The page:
With a little extra work and foresight, you can compost your coffee at home to enrich your indoor plants. Many local coffee shops are happy to let you take their grounds as well. Most prefer to see waste go to use, especially in a way that can enrich a home.
Can You Dump Your Coffee Grounds on a Plant?
Most experts advise against directly dumping your coffee grounds on your plants. While you can dump coffee grounds directly on your plants (and some people get away with it without problems), it can potentially cause issues including:
These issues are caused because of the consistency of your coffee grounds. They are course and easily clump together and become impacted. This creates a layer on top of your soil that prevents the evaporation of water. It also makes it difficult for air to reach the soil.
To avoid these issues, compost your coffee grounds before using them on your plants.
Note: If you are currently potting a plant (or re-potting it in a larger container), you can sometimes mix coffee grounds with your soil, which will release nutrients over time as the coffee decomposes. When mixed, the grounds don’t have the same impact as they do when placed on top of the soil. Consider using perlite or sand to further help the moisture drain.
Are Coffee Grounds Too Acidic for Your Soil?
Some plants are very sensitive to acidic soil. While coffee grounds will lose varying amounts of acidity while they decompose, if you are worried about the pH balance of your soil, avoid using them.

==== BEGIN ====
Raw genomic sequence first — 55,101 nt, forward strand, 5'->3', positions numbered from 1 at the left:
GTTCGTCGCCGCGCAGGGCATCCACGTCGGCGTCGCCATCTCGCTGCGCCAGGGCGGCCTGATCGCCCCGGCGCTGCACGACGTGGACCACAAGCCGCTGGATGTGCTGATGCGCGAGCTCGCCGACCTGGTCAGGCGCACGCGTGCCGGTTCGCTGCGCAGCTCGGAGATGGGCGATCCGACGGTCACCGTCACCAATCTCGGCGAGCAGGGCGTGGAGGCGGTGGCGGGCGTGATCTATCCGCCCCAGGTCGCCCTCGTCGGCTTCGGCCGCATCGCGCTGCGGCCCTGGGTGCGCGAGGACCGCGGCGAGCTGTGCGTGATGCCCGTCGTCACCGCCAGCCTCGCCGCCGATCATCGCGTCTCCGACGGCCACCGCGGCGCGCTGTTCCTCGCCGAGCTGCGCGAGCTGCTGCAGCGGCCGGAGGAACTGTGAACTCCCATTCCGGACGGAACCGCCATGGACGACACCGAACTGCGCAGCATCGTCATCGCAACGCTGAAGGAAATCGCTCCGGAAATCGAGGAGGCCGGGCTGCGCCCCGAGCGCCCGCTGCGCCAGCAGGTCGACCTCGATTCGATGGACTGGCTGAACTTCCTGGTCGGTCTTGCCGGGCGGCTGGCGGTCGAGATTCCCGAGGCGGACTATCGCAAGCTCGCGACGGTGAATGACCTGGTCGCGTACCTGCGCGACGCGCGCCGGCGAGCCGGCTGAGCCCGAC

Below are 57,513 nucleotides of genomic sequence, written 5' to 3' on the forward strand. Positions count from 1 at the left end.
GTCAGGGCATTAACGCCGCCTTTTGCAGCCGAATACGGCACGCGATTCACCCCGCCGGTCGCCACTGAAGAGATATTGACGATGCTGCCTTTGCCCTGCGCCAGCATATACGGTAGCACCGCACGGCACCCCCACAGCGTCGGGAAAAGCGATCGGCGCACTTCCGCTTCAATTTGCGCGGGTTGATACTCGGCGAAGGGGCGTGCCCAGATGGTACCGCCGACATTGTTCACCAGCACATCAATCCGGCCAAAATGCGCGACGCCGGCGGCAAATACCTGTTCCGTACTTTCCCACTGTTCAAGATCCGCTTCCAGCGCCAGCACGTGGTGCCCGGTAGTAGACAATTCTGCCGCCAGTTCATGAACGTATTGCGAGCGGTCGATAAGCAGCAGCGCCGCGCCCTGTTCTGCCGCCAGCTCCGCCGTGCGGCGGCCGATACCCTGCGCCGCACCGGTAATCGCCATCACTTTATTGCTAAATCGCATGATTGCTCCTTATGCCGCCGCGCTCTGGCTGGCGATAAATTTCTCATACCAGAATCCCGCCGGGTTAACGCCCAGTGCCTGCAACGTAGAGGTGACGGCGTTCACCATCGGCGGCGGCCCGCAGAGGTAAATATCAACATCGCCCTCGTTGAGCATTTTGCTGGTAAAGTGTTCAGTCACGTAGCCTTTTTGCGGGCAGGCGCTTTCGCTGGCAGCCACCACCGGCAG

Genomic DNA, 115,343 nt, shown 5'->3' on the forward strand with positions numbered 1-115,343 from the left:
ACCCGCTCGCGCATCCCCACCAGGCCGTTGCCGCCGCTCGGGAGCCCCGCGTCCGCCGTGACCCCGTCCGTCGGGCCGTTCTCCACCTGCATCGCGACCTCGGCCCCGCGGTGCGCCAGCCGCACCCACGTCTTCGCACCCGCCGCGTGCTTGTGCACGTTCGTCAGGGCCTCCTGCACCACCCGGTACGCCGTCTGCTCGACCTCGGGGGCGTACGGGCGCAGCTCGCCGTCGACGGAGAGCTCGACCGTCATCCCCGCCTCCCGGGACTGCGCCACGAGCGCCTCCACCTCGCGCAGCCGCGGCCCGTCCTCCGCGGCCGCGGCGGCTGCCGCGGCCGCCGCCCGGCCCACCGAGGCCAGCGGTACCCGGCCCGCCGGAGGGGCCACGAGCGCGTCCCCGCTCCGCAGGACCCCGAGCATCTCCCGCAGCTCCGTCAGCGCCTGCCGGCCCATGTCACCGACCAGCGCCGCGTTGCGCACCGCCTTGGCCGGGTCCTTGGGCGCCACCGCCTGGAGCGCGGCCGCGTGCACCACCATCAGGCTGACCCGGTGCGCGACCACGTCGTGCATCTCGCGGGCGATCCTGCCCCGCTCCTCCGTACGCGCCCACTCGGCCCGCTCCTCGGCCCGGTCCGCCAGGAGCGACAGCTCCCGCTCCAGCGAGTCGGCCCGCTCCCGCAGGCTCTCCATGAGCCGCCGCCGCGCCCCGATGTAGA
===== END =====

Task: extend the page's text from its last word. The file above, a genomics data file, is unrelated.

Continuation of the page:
Coffee Grounds as a Part of Compost
Coffee grounds are rich in carbon and nitrogen (between 10-20 parts carbon to 1 part nitrogen), two of the important nutrients for houseplants. Aim to have 20% of your compost be made up of coffee grounds. The other 80% should be made of other organic material that will develop into richer compost. Worms and microorganisms are attracted to the coffee and will help your compost develop more quickly.
The NPK (Nitrogen – Phosphorus – Potassium) count on “home-made” compost containing coffee will vary, but will generally range around 2-.3-.3. Add it to other composts and fertilizers to change the balance for your houseplants.
Periodically add a thin layer (no more than 1 inch or 2.5 cm) of the compost to the top of your plants. Many experts recommend that you fertilize your plants every fourth watering. Watch your plant carefully to see how it reacts to the compost. Add a little less water than you usually would when you compost to ensure that your plant still drains properly. Adjust future fertilization according to what you observe.
You can also mix the compost into the soil when you repot your plants into larger containers.
Why Should You Use Coffee Grounds as Part of Your Compost?
Coffee grounds are high in carbon, nitrogen, and other nutrients that your houseplants need to thrive. They are a kitchen waste that most people discard, so using them in your compost is free. It is an efficient way of reducing your personal waste while helping your plants grow. Supplementing store-bought fertilizer with your own compost will decrease the amount of fertilizer you use.
Coffee Grounds as a Part of Compost Tea
A better way to use your compost on your houseplants is through the compost tea method. To create compost tea, complete the following steps:
- Mix finished compost in a 1:1 ratio with water and let it sit for a day or two (Alternatively, you can add your coffee grounds directly to the water and let it sit and seep for 10-14 days).
- Use a strainer to separate the liquid and solids and discard the solids (or sprinkle it over your outside garden).
- Mix the liquid “tea” with enough water to water your houseplants correctly.
- Use this method every fourth watering.
This method will allow your plants to get the beneficial nutrients and bacteria from the coffee without the worry that the grounds will cause issues. Again, watch your plants for signs of too much nitrogen (such as discoloration on leaves) after using this method. Adjust future tea-waterings as necessary.
Note: you can use the brewed coffee in a similar way, but don’t use coffee that has added milk or creamer.